Architecture, Cities, Egypt, Engineering

As humans aggregate in ever-increasing numbers in places we call cities, the density forces us to live in the air. Tall buildings were once a symbol of confidence, marking a society as technically capable and economically strong. Now it’s simply a question of necessity.

Every few years a new “world’s tallest building” overtakes the last one as we reach higher and higher into the sky. But spare a thought for the building that stood as the world’s tallest structure for more than 4,000 years, much of recorded human history, and consider what we can learn from that.

Great Pyramid at Giza, Egypt. Photo by Steve Burrows.

The Great Pyramid at Giza was the culmination of about 100 years of technological innovation by one of the world’s great civilizations. Density wasn’t the goal — it was occupied by only one man. But what can we learn from something that dominated the planet’s tallest building table for such a long time?

Firstly, longevity equals sustainability. Building something to last is the best use of resources, and if we consider design life in the design, then we can lower the life-cycle cost and carbon footprint much more than we can by applying green code standards.

Secondly, materials put together well are durable, and the fashion towards materials that have different chemical and thermal properties sealed together by goo in the joints may be cheaper to erect but leaves a legacy of leaks and maintenance that limits the performance.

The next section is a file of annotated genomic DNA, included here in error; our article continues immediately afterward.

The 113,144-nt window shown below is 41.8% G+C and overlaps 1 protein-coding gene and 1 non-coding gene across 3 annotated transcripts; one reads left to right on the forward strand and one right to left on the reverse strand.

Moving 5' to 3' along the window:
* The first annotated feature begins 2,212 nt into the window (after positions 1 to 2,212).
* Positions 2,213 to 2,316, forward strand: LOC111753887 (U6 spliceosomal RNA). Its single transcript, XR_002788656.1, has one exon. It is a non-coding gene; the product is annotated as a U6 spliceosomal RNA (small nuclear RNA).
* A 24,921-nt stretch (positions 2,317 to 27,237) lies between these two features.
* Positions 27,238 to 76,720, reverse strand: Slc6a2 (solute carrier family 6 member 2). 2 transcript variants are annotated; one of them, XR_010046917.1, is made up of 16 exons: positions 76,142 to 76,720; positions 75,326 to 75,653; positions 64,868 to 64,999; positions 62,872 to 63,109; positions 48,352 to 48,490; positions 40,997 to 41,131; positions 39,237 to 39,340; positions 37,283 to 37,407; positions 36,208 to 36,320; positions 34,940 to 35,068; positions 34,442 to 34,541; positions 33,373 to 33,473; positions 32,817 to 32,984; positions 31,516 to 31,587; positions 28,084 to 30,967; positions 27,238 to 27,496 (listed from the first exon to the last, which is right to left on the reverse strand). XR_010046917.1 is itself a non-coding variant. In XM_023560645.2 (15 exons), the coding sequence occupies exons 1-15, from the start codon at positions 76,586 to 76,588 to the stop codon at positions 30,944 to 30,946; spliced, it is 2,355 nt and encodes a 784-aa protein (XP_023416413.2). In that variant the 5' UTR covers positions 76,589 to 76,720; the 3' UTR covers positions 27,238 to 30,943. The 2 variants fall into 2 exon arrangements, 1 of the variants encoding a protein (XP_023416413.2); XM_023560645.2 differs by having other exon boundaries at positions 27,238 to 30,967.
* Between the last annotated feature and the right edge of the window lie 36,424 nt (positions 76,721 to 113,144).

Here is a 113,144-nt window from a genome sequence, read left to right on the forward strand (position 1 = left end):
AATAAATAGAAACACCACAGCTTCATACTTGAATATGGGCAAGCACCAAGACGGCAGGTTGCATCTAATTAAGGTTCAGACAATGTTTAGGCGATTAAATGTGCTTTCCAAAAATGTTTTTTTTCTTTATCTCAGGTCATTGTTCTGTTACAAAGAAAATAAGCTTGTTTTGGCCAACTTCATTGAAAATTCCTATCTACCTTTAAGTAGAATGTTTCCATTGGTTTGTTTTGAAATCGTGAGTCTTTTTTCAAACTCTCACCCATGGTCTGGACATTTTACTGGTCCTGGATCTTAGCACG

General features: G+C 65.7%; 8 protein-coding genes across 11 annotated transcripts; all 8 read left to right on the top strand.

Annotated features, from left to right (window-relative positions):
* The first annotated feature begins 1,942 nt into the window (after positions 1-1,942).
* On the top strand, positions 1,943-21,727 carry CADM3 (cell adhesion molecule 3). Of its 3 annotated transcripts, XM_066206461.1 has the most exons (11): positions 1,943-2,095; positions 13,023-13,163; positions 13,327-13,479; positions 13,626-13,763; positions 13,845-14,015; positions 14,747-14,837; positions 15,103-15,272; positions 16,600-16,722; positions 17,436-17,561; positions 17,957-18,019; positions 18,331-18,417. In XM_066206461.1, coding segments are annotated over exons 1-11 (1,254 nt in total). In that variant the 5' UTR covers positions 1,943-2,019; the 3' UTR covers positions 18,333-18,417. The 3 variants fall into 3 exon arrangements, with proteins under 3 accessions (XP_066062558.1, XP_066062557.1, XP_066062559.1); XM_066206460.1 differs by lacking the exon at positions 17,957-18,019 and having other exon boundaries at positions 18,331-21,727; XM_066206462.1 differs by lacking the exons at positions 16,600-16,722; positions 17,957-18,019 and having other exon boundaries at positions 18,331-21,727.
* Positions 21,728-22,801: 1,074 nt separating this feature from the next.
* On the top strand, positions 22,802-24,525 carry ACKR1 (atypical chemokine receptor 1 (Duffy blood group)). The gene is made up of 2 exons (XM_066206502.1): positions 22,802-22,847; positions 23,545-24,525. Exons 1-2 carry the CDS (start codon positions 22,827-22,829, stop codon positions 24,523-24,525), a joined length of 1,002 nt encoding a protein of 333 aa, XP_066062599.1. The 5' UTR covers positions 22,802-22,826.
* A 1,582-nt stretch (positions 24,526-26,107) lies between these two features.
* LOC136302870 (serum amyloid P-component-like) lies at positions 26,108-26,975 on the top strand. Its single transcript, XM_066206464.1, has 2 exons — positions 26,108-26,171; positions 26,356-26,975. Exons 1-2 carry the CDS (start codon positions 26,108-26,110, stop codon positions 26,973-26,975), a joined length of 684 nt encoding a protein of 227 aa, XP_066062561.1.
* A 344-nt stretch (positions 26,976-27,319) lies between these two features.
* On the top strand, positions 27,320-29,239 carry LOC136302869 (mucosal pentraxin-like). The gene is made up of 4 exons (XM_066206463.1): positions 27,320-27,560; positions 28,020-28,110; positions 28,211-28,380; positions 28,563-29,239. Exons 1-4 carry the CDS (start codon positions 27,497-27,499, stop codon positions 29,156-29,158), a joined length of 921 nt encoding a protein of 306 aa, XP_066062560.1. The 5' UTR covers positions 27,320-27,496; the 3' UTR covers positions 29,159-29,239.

Thirdly, practice makes perfect. The Egyptians trained their workforce, honed their skills and improved over time in a step-by-step way. Skilled workers, in design and construction, are vital ingredients in delivering consistent quality. The construction industry is presently too fragmented to deliver continuous improvement.

In a world where vertical living is an inevitable near-term future, the legacy we leave will be based on the decisions we make today. Learning from the past is one way to ensure we can be proud of our achievements, rather than regretting them.

The triangle of time, cost and quality is a balancing act. When we get it right, the result is like a perfect pyramid.

Originally published Jun 5, 2013

Author: Steve Burrows